My interview guest politely answered my questions. I had a feeling, though, that something lurked beneath our interaction. A passing comment brought it out.
Youre inspiring thousands of people, I said.
Not thousands, he muttered. Millions.
And as if pitying my ignorance, my guest reminded me of his credentialsthe titles he held, the things hed achieved, the magazine hed graced. It was an awkward moment.
Ever since that experience, Ive been struck by how God revealed Himself to Moses on Mount Sinai (Exodus 34:57). Here was the Creator of the cosmos and Judge of humanity, but God didnt use His titles. Here was the Maker of 100 billion galaxies, but such feats werent mentioned either. Instead, God introduced Himself as the compassionate and gracious God, slow to anger, abounding in love and faithfulness (v. 6). When He reveals who He is, it isnt His titles or achievements He lists but the kind of character He has.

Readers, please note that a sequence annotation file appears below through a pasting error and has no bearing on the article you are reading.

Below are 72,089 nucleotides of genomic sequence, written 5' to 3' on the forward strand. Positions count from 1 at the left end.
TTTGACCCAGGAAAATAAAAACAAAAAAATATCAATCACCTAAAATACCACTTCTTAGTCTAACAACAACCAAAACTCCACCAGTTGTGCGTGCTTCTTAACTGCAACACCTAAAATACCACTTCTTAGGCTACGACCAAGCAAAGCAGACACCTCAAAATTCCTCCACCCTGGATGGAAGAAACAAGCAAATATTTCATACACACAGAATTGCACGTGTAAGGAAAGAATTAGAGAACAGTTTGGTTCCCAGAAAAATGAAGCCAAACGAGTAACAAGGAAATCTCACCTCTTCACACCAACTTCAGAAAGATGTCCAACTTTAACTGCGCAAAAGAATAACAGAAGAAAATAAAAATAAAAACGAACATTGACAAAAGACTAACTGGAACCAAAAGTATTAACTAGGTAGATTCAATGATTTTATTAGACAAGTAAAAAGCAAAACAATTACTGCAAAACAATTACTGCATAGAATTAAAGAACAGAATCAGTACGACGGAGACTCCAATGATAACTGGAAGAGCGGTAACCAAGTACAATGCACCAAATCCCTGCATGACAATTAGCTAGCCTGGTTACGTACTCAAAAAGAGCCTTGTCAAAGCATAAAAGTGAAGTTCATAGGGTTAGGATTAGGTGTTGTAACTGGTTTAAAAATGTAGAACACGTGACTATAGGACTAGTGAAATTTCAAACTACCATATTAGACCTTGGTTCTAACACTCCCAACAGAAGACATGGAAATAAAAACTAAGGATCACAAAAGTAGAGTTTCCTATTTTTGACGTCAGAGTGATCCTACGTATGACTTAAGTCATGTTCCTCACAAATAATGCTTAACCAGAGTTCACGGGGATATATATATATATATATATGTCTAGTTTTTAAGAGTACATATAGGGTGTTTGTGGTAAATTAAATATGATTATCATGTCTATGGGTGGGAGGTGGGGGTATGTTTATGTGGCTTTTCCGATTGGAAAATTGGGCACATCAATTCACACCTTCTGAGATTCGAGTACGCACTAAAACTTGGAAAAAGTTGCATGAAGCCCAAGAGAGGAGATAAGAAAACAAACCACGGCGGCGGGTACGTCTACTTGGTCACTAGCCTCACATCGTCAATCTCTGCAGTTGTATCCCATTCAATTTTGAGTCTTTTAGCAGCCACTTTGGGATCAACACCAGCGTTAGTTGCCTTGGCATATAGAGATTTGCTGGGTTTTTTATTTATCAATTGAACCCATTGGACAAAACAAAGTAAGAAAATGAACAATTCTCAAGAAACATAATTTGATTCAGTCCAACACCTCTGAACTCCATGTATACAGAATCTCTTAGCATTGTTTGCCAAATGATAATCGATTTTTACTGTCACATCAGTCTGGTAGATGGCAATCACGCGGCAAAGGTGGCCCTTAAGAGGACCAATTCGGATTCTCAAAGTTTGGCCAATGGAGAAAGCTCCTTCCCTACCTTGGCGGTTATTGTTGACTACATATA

As people made in Gods image and called to follow His example (Genesis 1:27; Ephesians 5:12), this is profound. Achievement is good, titles have their place, but what really matters is how compassionate, gracious, and loving were becoming.
Like that interview guest, we too can base our significance on our achievements. I have. But our God has modeled what true success isnot whats written on our business cards and resumés, but how were becoming like Him.